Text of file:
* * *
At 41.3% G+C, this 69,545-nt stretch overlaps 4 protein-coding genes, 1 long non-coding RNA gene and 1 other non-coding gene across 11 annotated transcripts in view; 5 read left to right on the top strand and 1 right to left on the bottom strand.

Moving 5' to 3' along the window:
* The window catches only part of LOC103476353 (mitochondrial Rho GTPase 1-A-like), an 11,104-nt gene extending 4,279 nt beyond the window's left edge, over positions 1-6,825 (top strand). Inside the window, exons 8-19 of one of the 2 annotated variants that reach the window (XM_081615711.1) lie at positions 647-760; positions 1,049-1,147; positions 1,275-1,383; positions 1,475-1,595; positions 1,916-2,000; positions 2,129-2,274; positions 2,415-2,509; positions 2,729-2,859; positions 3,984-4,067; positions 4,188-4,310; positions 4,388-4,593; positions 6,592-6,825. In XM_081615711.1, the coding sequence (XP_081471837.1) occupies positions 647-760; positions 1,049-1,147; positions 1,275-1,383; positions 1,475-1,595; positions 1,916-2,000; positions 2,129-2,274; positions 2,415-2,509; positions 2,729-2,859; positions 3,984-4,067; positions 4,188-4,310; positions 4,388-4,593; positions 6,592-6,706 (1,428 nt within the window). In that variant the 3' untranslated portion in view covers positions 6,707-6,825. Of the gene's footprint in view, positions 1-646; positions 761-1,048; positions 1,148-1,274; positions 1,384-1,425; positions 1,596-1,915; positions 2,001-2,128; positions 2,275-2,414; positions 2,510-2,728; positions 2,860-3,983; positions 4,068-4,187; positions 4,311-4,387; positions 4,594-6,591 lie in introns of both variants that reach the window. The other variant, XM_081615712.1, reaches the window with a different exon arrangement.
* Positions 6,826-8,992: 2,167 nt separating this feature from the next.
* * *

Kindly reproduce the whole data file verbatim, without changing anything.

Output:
At 41.3% G+C, this 69,545-nt stretch overlaps 4 protein-coding genes, 1 long non-coding RNA gene and 1 other non-coding gene across 11 annotated transcripts in view; 5 read left to right on the top strand and 1 right to left on the bottom strand.

Moving 5' to 3' along the window:
* The window catches only part of LOC103476353 (mitochondrial Rho GTPase 1-A-like), an 11,104-nt gene extending 4,279 nt beyond the window's left edge, over positions 1-6,825 (top strand). Inside the window, exons 8-19 of one of the 2 annotated variants that reach the window (XM_081615711.1) lie at positions 647-760; positions 1,049-1,147; positions 1,275-1,383; positions 1,475-1,595; positions 1,916-2,000; positions 2,129-2,274; positions 2,415-2,509; positions 2,729-2,859; positions 3,984-4,067; positions 4,188-4,310; positions 4,388-4,593; positions 6,592-6,825. In XM_081615711.1, the coding sequence (XP_081471837.1) occupies positions 647-760; positions 1,049-1,147; positions 1,275-1,383; positions 1,475-1,595; positions 1,916-2,000; positions 2,129-2,274; positions 2,415-2,509; positions 2,729-2,859; positions 3,984-4,067; positions 4,188-4,310; positions 4,388-4,593; positions 6,592-6,706 (1,428 nt within the window). In that variant the 3' untranslated portion in view covers positions 6,707-6,825. Of the gene's footprint in view, positions 1-646; positions 761-1,048; positions 1,148-1,274; positions 1,384-1,425; positions 1,596-1,915; positions 2,001-2,128; positions 2,275-2,414; positions 2,510-2,728; positions 2,860-3,983; positions 4,068-4,187; positions 4,311-4,387; positions 4,594-6,591 lie in introns of both variants that reach the window. The other variant, XM_081615712.1, reaches the window with a different exon arrangement.
* Positions 6,826-8,992: 2,167 nt separating this feature from the next.